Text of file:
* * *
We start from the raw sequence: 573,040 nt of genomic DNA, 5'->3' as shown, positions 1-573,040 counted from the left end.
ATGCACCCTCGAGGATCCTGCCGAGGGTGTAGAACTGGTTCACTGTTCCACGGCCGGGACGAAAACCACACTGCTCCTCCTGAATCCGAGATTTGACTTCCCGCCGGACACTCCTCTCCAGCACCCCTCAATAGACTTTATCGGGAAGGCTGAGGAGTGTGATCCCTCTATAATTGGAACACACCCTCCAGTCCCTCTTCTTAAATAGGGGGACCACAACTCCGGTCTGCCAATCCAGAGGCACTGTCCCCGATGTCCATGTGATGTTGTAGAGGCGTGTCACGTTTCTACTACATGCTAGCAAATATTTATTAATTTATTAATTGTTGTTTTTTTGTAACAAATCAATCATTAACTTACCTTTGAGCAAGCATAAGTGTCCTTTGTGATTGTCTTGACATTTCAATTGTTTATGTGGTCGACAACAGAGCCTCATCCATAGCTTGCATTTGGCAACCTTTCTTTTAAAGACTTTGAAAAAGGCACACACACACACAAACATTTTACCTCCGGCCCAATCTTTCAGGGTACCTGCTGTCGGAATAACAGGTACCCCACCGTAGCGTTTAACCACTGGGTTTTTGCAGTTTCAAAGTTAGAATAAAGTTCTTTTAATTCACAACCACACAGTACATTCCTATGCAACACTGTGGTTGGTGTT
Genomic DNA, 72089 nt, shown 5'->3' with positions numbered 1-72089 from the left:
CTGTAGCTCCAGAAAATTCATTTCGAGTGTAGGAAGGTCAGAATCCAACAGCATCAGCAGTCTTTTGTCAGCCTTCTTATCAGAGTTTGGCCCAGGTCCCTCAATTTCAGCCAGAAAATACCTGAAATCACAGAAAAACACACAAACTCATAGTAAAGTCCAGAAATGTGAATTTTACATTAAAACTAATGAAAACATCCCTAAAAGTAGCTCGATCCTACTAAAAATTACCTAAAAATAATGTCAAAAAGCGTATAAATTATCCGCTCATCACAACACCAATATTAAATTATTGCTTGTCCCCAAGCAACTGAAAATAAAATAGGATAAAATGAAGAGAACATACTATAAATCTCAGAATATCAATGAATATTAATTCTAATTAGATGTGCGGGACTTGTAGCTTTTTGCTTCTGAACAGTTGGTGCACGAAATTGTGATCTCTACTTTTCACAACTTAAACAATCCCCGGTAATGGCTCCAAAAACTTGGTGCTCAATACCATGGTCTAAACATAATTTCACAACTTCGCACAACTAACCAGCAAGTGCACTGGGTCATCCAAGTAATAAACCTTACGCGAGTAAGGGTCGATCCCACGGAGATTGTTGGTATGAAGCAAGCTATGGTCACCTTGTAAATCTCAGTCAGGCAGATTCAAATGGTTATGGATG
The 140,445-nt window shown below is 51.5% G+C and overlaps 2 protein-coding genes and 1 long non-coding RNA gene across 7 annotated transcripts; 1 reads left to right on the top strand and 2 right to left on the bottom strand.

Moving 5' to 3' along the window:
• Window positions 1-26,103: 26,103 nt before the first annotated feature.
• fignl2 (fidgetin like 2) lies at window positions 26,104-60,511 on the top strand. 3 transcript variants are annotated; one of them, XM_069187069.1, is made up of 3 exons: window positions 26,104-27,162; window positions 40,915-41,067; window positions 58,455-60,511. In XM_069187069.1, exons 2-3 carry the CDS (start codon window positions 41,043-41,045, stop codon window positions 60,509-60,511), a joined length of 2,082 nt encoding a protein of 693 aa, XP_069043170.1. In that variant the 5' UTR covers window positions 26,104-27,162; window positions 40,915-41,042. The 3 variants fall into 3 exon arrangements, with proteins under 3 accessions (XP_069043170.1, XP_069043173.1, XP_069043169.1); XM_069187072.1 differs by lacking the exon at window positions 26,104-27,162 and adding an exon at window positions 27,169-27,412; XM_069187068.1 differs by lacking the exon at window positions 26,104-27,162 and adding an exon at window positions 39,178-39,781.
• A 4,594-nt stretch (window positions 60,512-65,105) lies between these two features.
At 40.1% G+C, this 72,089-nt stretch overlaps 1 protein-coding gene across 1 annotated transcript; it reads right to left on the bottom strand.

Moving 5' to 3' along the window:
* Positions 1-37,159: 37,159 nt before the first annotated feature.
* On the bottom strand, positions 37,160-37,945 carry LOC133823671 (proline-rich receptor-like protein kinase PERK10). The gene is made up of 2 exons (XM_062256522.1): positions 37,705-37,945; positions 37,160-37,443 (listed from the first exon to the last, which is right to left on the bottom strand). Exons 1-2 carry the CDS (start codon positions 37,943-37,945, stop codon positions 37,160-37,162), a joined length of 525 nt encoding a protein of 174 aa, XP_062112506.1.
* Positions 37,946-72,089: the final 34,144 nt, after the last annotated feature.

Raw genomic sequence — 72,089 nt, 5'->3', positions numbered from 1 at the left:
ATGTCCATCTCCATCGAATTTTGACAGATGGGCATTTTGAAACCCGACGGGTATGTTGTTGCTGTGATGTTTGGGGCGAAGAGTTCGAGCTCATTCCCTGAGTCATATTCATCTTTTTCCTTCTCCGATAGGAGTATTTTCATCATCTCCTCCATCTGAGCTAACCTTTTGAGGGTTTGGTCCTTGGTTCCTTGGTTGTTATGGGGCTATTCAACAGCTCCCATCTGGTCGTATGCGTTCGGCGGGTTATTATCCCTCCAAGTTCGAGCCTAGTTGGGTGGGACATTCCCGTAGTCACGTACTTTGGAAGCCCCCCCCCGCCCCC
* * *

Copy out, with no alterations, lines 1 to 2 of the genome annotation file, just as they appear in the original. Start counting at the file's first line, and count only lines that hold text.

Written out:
We start from the raw sequence: 573,040 nt of genomic DNA, 5'->3' as shown, positions 1-573,040 counted from the left end.
ATGCACCCTCGAGGATCCTGCCGAGGGTGTAGAACTGGTTCACTGTTCCACGGCCGGGACGAAAACCACACTGCTCCTCCTGAATCCGAGATTTGACTTCCCGCCGGACACTCCTCTCCAGCACCCCTCAATAGACTTTATCGGGAAGGCTGAGGAGTGTGATCCCTCTATAATTGGAACACACCCTCCAGTCCCTCTTCTTAAATAGGGGGACCACAACTCCGGTCTGCCAATCCAGAGGCACTGTCCCCGATGTCCATGTGATGTTGTAGAGGCGTGTCACGTTTCTACTACATGCTAGCAAATATTTATTAATTTATTAATTGTTGTTTTTTTGTAACAAATCAATCATTAACTTACCTTTGAGCAAGCATAAGTGTCCTTTGTGATTGTCTTGACATTTCAATTGTTTATGTGGTCGACAACAGAGCCTCATCCATAGCTTGCATTTGGCAACCTTTCTTTTAAAGACTTTGAAAAAGGCACACACACACACAAACATTTTACCTCCGGCCCAATCTTTCAGGGTACCTGCTGTCGGAATAACAGGTACCCCACCGTAGCGTTTAACCACTGGGTTTTTGCAGTTTCAAAGTTAGAATAAAGTTCTTTTAATTCACAACCACACAGTACATTCCTATGCAACACTGTGGTTGGTGTT